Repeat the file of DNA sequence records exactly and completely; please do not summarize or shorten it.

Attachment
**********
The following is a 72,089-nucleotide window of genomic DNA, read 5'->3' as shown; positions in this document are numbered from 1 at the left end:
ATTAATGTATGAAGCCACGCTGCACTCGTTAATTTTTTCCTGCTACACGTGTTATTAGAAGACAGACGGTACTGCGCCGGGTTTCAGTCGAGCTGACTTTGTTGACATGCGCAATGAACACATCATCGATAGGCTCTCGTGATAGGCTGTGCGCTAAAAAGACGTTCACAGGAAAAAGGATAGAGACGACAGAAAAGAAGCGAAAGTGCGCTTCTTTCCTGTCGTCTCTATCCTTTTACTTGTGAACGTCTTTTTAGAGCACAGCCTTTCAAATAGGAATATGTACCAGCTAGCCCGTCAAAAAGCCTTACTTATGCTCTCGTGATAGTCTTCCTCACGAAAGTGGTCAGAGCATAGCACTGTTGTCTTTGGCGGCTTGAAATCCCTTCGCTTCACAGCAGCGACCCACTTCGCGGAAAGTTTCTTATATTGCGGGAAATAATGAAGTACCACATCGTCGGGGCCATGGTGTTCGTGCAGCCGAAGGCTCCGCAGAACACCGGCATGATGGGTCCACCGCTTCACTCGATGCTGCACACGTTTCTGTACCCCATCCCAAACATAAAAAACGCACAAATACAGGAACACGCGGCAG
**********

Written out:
The following is a 72,089-nucleotide window of genomic DNA, read 5'->3' as shown; positions in this document are numbered from 1 at the left end:
ATTAATGTATGAAGCCACGCTGCACTCGTTAATTTTTTCCTGCTACACGTGTTATTAGAAGACAGACGGTACTGCGCCGGGTTTCAGTCGAGCTGACTTTGTTGACATGCGCAATGAACACATCATCGATAGGCTCTCGTGATAGGCTGTGCGCTAAAAAGACGTTCACAGGAAAAAGGATAGAGACGACAGAAAAGAAGCGAAAGTGCGCTTCTTTCCTGTCGTCTCTATCCTTTTACTTGTGAACGTCTTTTTAGAGCACAGCCTTTCAAATAGGAATATGTACCAGCTAGCCCGTCAAAAAGCCTTACTTATGCTCTCGTGATAGTCTTCCTCACGAAAGTGGTCAGAGCATAGCACTGTTGTCTTTGGCGGCTTGAAATCCCTTCGCTTCACAGCAGCGACCCACTTCGCGGAAAGTTTCTTATATTGCGGGAAATAATGAAGTACCACATCGTCGGGGCCATGGTGTTCGTGCAGCCGAAGGCTCCGCAGAACACCGGCATGATGGGTCCACCGCTTCACTCGATGCTGCACACGTTTCTGTACCCCATCCCAAACATAAAAAACGCACAAATACAGGAACACGCGGCAG